At the end of last year, I decided it was time to get a new laptop — my workhorse Galago from System76 was in a slow, steady decline after many years of use.
Before pulling the trigger, I looked at the offerings from a few vendors, including Laptop with Linux and System76. In the end, I decided to go smaller, opting for a StarLite from Star Labs.
A few days after Christmas, 2021 I placed the order for the StarLite. Due to COVID and supply chain issues, it took almost 6 months for that laptop to reach me. You can be sure that I was a happy boy when the courier handed it over to me on that Tuesday morning in May.
I've been using that StarLite exclusively since mid-May, 2022. Let's take a look at it.
(If you're looking for unboxing video, you're out of luck. I don't indulge in that sort of silliness. That said, the packaging was well done!)
Here's the latest in an irregular series of short posts that introduce a few Linux terminal tricks.
Where, on your computer, do you go to check a date? Probably the calendar on the toolbar of your desktop or in a calendar app or widget.
That's one way to do it. You can also check dates at the Linux command line. How? Using the cal command. There's nothing extra you need to install or configure, either — cal comes as standard kit with every distribution.
Let's take a quick look at the basics of using the cal command.
Anyone remember the term desktop publishing (DTP for short)? It first came into the wider lexicon in the 1980s, and referred to the ability to use software on desktop computer to layout, typeset, and print, your own material like flyers, newsletters, books, and like.
It's been years since I've heard term desktop publishing uttered by anyone, but still goes on. Nowadays, though, a lot of that publishing is electronic only — publishing non fiction books, novels and short story collections, reports, and such in formats like PDF and EPUB.
Let's take a quick look at four open source tools that you can use to publish your words and ideas, whether for sale or just for sharing.
Back in the early and mid-1990s, there was a boom in dedicated HTML editors. Those were a mix of code editor and WYSIWYG tools, which were designed to get more and more people publishing in the then-burgeonening World Wide Web. As the years passed, so did most of those editors.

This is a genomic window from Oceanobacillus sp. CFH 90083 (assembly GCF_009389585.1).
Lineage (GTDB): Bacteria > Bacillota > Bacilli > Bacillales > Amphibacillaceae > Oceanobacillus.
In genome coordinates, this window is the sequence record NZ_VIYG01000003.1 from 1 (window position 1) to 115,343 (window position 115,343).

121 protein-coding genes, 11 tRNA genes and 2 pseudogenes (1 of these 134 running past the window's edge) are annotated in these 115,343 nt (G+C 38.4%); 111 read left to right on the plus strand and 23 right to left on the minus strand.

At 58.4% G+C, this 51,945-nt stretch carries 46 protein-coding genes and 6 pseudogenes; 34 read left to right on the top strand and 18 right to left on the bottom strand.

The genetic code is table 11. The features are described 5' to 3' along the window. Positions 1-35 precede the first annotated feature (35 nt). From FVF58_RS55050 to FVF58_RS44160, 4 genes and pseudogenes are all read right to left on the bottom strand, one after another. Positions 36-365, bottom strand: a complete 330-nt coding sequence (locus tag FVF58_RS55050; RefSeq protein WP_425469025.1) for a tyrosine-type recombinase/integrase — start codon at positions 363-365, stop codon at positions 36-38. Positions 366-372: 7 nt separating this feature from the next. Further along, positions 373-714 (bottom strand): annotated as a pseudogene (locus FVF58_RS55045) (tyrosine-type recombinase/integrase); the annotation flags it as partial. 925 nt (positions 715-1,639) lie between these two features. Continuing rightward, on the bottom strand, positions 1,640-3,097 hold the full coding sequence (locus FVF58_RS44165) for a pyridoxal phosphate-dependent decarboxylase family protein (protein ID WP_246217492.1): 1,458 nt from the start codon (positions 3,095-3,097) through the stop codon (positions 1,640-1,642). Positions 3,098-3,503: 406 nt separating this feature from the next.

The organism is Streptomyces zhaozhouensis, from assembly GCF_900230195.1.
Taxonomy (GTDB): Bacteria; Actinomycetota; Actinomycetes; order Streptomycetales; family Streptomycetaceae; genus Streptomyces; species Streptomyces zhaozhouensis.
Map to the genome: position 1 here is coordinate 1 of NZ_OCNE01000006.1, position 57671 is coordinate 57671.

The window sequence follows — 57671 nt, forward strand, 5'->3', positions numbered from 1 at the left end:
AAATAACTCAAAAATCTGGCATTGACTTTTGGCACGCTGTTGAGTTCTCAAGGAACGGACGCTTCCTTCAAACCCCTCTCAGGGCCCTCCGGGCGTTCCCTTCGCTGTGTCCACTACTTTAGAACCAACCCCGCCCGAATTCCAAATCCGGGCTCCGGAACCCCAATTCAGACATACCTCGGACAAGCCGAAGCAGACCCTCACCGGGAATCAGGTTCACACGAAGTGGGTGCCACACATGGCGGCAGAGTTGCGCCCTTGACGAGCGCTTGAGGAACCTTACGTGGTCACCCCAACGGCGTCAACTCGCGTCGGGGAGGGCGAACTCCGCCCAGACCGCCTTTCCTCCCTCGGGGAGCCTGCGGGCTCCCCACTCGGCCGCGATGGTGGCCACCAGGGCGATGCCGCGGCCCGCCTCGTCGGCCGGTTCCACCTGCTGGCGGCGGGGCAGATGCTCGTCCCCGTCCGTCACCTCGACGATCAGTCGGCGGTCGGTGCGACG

Over the last while, something similar has been happening with dedicated Markdown editors. Not to the extent of their HTML-only predecessors from a few decades back, but there are more than a handful on the market.
Those editors range from being just glorified text editors to some which are quite good. One dedicated Markdown editor that I've been exercising a lot is Mark Text. It reminds me of an open source version of Typora. While not quite as polished as Typora, Mark Text is quite a flexible editor.
There are great tools on the Linux desktop for taking screen captures, such as KSnapshot and Shutter. Even the simple utility that comes with the GNOME desktop does a pretty good job of capturing screens. But what if you rarely need to take screen captures? Or you use a Linux distribution without a built-in capture tool, or an older computer with limited resources?
Turn to the command line and a little utility called Scrot. It does a fine job of taking simple screen captures, and it includes a few features that might surprise you.
There are more than a few free and open source task management applications out there. They run at the command line, on your desktop, and even on the web. They are, as you might expect, of varying quality, and with a varying number of functions. But there's pretty much a task management tool for just about everyone's needs.
Since early 2020, I've been trying to use Nextcloud as my personal hub. One app I've been experimenting with (again) is Tasks. Which, as the name implies, is Nextcloud's todo list manager.
I don't do Windows. The operating system, I mean. At least, not on my own computers and not with any of my own work.
When I was a consultant, I often had to work out of my clients' offices, which meant using their hardware, which also meant using Windows at many of those offices.
Even when using Windows, I tried to install as much open source software as I could. Why? Because it works as well as (if not better than) its proprietary equivalents. One of the applications I always installed was Notepad++, which I looked at for The Plain Text Project.
To be honest, I've wanted a version of Notepad++ for Linux for a while now. Someone made my wish come true in the shape of Notepadqq. Although it's billed as “a text editor for developers,” it's not a bad tool for writers or anyone else, either.